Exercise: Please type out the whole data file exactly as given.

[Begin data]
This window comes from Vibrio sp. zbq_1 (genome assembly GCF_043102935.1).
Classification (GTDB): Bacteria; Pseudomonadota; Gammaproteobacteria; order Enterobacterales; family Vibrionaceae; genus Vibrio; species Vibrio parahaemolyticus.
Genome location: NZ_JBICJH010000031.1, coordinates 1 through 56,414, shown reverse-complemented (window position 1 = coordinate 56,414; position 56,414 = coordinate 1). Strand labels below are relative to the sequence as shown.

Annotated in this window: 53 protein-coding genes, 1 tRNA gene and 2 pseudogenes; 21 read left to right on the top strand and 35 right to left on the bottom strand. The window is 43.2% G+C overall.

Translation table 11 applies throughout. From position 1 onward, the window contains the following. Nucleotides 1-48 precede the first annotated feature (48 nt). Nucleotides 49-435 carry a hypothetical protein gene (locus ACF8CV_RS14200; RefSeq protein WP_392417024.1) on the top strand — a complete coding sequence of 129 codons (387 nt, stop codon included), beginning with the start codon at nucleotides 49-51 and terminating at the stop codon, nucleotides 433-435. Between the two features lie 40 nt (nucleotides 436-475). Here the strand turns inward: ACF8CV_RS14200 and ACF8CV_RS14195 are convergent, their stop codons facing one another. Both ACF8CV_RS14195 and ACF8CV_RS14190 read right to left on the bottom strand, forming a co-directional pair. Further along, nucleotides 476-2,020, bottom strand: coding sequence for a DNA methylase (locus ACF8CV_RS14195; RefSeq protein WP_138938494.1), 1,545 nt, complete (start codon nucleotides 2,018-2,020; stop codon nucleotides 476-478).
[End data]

This window comes from Vibrio sp. zbq_1 (genome assembly GCF_043102935.1).
Classification (GTDB): Bacteria; Pseudomonadota; Gammaproteobacteria; order Enterobacterales; family Vibrionaceae; genus Vibrio; species Vibrio parahaemolyticus.
Genome location: NZ_JBICJH010000031.1, coordinates 1 through 56,414, shown reverse-complemented (window position 1 = coordinate 56,414; position 56,414 = coordinate 1). Strand labels below are relative to the sequence as shown.

Annotated in this window: 53 protein-coding genes, 1 tRNA gene and 2 pseudogenes; 21 read left to right on the top strand and 35 right to left on the bottom strand. The window is 43.2% G+C overall.

Translation table 11 applies throughout. From position 1 onward, the window contains the following. Nucleotides 1-48 precede the first annotated feature (48 nt). Nucleotides 49-435 carry a hypothetical protein gene (locus ACF8CV_RS14200; RefSeq protein WP_392417024.1) on the top strand — a complete coding sequence of 129 codons (387 nt, stop codon included), beginning with the start codon at nucleotides 49-51 and terminating at the stop codon, nucleotides 433-435. Between the two features lie 40 nt (nucleotides 436-475). Here the strand turns inward: ACF8CV_RS14200 and ACF8CV_RS14195 are convergent, their stop codons facing one another. Both ACF8CV_RS14195 and ACF8CV_RS14190 read right to left on the bottom strand, forming a co-directional pair. Further along, nucleotides 476-2,020, bottom strand: coding sequence for a DNA methylase (locus ACF8CV_RS14195; RefSeq protein WP_138938494.1), 1,545 nt, complete (start codon nucleotides 2,018-2,020; stop codon nucleotides 476-478).